Surely "essentializing" -- a poor choice of word for an acknowledgment of shared humanity -- is necessary in the imaginative work involved in recognizing the existence of someone else. As Iris Murdoch argues, that recognition is difficult and demands a leap into the sort of empathy which the imaginative demands of literature encourage. When Murdoch expresses her admiration for T.E. Lawrence because he "let the agonizing complexities of situations twist [his] heart instead of tying his hands," she reminds us that the real-world value of great and complex art can accustom us to the intricate and often painful ambiguities of the world.
The aesthetic disposition, we argue in our book, Teaching Beauty, is actually much less quietist than theoretically convoluted dispositions which see everything as "always already" inscribed; much less quietist, indeed, than a social constructivism which regards individuals as importantly or even definitively constrained by the particularities of their race, class, and gender.
Indeed the experience of beauty cultivates confidence in one's own perceptions and preferences, expressing itself, for instance, in the "oddness" that Henry James's Strether, in The Ambassadors, praises in Chad, whose shabby but singular Paris apartment seems to Strether part of his "small sublime indifferences and independences, [his] odd and engaging dignity." Nehamas has the same accomplishment of individuality in mind when he writes that a life of aesthetic experiences and choices is one in which he has been able to "put things together in my own manner and form." The judgment of beauty, he writes, "is a judgment of value," implicating us "in a web of relationships with people and things." The conscious choices behind this implication "lead toward individuality." In that achieved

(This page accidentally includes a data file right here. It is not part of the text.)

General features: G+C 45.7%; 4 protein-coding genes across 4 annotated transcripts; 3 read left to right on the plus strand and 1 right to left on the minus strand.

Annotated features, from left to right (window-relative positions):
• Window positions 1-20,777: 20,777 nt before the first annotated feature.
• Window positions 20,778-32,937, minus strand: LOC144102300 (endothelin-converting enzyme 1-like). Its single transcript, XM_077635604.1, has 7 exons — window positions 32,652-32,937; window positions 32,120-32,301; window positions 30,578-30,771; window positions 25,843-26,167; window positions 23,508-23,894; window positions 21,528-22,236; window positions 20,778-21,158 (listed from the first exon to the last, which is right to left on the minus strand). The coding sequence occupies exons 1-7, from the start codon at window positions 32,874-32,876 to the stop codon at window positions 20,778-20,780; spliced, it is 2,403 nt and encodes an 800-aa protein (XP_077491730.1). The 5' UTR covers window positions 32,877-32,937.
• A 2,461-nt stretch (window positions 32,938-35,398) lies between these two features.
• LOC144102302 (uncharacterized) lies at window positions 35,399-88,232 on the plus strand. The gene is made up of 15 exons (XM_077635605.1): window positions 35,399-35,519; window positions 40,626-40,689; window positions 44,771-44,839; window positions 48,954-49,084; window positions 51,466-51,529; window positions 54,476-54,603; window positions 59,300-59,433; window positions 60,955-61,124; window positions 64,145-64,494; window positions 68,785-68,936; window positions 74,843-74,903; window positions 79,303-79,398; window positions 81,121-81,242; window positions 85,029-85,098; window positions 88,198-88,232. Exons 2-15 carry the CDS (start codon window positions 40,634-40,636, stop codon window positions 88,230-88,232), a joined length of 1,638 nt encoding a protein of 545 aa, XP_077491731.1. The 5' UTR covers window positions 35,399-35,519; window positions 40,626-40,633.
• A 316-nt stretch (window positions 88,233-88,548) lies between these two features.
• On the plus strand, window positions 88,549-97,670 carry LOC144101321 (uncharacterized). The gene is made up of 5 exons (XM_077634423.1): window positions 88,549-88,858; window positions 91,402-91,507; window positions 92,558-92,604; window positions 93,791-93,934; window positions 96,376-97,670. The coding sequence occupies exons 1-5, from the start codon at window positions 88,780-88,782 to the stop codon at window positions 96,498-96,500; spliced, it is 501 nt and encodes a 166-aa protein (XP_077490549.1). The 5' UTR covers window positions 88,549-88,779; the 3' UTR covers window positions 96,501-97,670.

individuality, with its bracing sense of independence, authenticity, and personal agency, resides beauty's promise of happiness. For implicit in this accomplishment of autonomy and agency is a larger reassurance about the ability of humanity in general to shape and improve the world.
Critics of aesthetics tend to dismiss the "better world" orientation that often accompanies a serious interest in beauty as sentimental, religious, and naïve, an indulgent distraction from the hard truths of our time. But they are mistaken in this dismissal. The ability to establish strong personal agency, and then project certain futures, certain human potentialities, as novelists often do, and the ability to enter into and respond emotionally to those projections, as strong readers do, is a realistic and mature way of expressing faith in the possibility of humanity's capacity to improve itself.